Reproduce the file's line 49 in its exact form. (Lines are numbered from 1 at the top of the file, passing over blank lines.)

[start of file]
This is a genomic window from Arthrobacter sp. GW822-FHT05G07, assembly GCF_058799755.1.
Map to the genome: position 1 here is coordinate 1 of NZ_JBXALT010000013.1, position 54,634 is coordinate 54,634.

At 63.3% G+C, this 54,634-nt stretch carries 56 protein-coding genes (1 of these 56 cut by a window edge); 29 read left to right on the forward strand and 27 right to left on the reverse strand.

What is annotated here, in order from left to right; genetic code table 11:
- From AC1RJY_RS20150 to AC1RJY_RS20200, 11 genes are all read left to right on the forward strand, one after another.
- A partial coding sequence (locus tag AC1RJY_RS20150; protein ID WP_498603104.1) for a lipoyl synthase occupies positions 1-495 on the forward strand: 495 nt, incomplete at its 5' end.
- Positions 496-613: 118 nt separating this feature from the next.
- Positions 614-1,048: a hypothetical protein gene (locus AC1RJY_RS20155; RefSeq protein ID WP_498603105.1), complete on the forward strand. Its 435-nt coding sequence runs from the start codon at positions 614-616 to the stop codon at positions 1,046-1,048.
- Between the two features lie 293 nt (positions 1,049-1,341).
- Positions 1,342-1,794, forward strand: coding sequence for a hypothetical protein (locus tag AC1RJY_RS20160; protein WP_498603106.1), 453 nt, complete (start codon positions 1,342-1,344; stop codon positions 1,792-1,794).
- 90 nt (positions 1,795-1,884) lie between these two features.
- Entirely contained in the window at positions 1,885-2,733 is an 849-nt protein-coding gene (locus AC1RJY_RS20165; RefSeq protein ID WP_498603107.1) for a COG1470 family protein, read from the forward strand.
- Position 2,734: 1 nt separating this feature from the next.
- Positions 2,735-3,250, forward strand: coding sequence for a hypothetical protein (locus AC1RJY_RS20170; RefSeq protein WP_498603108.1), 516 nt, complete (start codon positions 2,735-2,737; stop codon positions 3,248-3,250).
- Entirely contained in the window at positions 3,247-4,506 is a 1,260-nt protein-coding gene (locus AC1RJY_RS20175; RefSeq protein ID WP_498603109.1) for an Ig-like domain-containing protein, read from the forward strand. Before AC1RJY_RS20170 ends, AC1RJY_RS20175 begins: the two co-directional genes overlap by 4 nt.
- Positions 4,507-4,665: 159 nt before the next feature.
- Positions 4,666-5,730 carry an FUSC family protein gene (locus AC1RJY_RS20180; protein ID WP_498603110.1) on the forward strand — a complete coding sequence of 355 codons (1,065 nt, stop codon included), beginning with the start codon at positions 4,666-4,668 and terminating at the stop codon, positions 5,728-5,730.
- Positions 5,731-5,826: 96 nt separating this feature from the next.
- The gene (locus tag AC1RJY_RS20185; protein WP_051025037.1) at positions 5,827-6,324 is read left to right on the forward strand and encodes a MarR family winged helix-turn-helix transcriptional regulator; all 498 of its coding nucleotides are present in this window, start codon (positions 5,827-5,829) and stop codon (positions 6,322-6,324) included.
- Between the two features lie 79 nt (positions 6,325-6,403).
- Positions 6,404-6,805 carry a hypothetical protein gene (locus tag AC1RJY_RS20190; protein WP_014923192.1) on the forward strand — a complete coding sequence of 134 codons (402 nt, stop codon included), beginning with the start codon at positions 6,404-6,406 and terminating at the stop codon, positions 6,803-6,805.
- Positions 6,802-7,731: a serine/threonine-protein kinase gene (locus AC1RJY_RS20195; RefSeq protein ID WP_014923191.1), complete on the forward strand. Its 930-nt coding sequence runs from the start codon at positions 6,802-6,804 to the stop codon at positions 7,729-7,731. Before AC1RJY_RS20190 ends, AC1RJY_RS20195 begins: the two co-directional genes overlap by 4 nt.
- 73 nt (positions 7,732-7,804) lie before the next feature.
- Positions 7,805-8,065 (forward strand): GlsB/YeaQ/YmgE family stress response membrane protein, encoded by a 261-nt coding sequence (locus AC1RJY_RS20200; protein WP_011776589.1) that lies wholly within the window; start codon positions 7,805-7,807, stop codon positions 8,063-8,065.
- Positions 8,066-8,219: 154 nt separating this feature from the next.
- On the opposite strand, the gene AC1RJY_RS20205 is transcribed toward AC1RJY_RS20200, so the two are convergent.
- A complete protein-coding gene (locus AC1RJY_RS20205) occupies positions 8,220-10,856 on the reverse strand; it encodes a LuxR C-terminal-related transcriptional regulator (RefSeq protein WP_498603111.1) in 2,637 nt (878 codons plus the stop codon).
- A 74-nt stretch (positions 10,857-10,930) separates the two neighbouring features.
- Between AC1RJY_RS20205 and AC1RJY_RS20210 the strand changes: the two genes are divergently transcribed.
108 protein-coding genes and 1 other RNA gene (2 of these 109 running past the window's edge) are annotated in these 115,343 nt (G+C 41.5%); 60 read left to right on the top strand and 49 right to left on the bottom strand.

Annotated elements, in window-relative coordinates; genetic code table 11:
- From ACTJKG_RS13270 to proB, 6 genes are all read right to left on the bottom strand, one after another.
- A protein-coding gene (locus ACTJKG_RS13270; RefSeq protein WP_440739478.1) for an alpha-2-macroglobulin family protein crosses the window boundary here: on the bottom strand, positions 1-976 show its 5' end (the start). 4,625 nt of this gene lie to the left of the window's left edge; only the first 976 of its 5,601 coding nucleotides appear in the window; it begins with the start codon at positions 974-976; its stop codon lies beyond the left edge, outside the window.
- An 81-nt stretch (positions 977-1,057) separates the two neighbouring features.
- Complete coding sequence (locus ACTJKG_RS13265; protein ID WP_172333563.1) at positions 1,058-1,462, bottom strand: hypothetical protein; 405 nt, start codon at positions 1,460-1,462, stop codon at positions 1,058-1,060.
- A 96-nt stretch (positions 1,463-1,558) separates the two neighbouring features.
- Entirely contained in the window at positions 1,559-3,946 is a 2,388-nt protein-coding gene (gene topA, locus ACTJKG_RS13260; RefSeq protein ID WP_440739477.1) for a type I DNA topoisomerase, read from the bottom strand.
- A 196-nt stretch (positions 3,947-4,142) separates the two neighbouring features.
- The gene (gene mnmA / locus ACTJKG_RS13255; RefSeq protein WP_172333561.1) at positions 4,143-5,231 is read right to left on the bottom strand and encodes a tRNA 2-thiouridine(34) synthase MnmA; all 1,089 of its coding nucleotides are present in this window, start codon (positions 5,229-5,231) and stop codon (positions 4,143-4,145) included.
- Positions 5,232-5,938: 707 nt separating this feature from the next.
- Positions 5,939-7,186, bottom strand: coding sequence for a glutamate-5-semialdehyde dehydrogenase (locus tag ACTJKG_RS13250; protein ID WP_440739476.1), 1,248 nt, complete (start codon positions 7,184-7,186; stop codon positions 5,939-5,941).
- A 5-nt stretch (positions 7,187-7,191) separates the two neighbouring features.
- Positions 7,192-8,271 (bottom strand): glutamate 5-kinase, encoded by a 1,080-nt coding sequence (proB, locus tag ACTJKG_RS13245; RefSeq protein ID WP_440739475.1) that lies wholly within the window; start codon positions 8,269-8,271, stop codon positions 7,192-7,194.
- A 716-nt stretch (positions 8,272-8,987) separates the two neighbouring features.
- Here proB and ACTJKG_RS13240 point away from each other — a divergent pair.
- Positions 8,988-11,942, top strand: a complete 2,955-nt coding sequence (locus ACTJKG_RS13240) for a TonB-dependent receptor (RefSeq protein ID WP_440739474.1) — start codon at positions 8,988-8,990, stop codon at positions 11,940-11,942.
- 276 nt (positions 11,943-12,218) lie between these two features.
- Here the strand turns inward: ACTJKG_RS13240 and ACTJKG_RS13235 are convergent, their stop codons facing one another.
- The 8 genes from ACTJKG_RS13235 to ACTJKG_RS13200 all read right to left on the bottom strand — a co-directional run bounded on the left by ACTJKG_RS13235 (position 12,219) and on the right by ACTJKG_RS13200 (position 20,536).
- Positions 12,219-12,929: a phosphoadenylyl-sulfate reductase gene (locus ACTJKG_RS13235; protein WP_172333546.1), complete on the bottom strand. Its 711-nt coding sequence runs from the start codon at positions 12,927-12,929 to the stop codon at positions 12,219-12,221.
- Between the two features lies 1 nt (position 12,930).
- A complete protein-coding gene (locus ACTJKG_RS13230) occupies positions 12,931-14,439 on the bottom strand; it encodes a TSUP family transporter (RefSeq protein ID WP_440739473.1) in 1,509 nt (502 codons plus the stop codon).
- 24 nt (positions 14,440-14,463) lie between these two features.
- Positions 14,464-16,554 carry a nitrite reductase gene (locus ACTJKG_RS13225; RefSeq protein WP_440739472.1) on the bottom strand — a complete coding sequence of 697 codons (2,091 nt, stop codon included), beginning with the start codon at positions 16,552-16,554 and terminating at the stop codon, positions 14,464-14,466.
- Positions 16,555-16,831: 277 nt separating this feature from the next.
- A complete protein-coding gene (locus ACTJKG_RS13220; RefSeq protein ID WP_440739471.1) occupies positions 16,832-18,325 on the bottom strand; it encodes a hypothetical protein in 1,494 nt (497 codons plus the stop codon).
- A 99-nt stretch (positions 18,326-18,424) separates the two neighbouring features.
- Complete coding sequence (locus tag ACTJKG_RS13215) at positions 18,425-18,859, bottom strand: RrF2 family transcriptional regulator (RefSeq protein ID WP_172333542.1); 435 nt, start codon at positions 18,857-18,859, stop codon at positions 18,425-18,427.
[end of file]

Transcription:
- The 8 genes from ACTJKG_RS13235 to ACTJKG_RS13200 all read right to left on the bottom strand — a co-directional run bounded on the left by ACTJKG_RS13235 (position 12,219) and on the right by ACTJKG_RS13200 (position 20,536).